effectiveness or action of a weight-reduction method or product must be backed, if
applicable, by rigorous trials on people; testimonials that are not supported by trials do
not constitute substantiation.
13.2 Obesity in adults is defined by a Body Mass Index (BMI) of more than 30 kg/m2. Obesity
is frequently associated with a medical condition and a treatment for it must not be
advertised to the public unless it is to be used under suitably qualified supervision.
Marketing communications for non-prescription medicines that are indicated for the
treatment of obesity and that require the involvement of a pharmacist in the sale or supply
of the medicine may nevertheless be advertised to the public.
13.3 Marketing communications for any weight-reduction regime or establishment must neither
be directed at nor contain anything that is likely to appeal particularly to people who are
under 18 or those for whom weight reduction would produce a potentially harmful body
weight (BMI of less than 18.5 kg/m2). Those marketing communications must not suggest
that being underweight is desirable or acceptable.
13.4 Before they make claims for a weight-reduction aid or regimen, marketers must show
that weight-reduction is achieved by loss of body fat. Combining a diet with an unproven
weight-reduction method does not justify making weight-reduction claims for that
13.5 Marketers must be able to show that their diet plans are nutritionally well-balanced
(except for producing a deficit of energy) and that must be assessed in relation to the
category of person who would use them.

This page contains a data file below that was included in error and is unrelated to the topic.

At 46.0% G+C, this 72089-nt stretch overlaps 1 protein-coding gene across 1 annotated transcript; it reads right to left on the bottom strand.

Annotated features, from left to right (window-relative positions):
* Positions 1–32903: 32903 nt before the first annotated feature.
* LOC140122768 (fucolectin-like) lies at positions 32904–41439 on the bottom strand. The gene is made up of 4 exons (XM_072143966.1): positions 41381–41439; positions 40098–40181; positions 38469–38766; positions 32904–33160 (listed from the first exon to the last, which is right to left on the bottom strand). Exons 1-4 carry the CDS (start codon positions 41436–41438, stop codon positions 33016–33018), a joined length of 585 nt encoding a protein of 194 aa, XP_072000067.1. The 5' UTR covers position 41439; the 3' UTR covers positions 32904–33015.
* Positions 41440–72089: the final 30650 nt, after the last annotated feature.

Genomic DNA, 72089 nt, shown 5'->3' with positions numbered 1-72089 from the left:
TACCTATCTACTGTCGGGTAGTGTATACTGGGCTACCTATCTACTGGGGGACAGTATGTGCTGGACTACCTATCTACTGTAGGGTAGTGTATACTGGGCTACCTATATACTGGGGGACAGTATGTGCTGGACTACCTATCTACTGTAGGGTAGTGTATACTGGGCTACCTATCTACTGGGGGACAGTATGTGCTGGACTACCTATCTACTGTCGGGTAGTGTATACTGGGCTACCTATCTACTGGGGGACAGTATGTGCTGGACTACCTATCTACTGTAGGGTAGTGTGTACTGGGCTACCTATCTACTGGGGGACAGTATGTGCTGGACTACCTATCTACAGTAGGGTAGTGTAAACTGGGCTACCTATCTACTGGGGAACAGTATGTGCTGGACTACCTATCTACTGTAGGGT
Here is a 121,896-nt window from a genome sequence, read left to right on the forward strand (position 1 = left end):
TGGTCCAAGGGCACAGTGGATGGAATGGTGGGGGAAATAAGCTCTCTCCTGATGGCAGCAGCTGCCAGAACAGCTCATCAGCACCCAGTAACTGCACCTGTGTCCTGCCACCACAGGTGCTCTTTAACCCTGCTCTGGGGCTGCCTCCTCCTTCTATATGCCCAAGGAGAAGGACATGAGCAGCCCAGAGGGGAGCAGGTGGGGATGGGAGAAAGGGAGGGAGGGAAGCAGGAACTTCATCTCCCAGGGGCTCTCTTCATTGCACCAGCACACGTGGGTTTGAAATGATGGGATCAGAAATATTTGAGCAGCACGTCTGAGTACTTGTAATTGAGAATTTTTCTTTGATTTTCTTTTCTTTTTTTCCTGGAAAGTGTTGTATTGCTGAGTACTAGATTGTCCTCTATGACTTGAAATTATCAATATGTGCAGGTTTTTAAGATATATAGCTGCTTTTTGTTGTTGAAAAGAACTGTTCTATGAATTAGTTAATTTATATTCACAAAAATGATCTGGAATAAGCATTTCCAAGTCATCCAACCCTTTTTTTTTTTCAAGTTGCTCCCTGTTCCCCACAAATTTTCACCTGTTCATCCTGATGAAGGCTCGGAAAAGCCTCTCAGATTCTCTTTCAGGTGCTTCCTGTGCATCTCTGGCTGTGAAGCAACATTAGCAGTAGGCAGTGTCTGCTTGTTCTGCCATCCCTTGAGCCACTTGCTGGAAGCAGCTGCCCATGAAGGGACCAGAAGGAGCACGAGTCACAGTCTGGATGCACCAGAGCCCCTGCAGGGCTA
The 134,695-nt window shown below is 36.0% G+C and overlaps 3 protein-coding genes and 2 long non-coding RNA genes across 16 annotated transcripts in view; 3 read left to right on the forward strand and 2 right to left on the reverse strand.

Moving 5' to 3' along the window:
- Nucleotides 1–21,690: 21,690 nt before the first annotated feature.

13.6 Vitamins and minerals do not contribute to weight reduction but may be offered to
slimmers as a safeguard against any shortfall in recommended intake when dieting.
13.7 Marketers promoting Very Low Calorie Diets or other diets that fall below 800 kilo-calories
a day must do so only for short-term use and must encourage users to take medical
advice before embarking on them. Marketers should have regard to the guidance on
“Obesity: the prevention, identification, assessment and management of overweight and
obesity in adults and children” (2006) published by the National Institute for Health and
13.8 Marketing communications for diet aids must make clear how they work. Prominence
must be given to the role of the diet and marketing communications must not give the
impression that dieters cannot fail or can eat as much as they like and still lose weight.
13.9 Marketing communications must not contain claims that people can lose precise
amounts of weight within a stated period or, except for marketing communications for
surgical clinics, establishments and the like that comply with rule 12.3, that weight or fat
can be lost from specific parts of the body.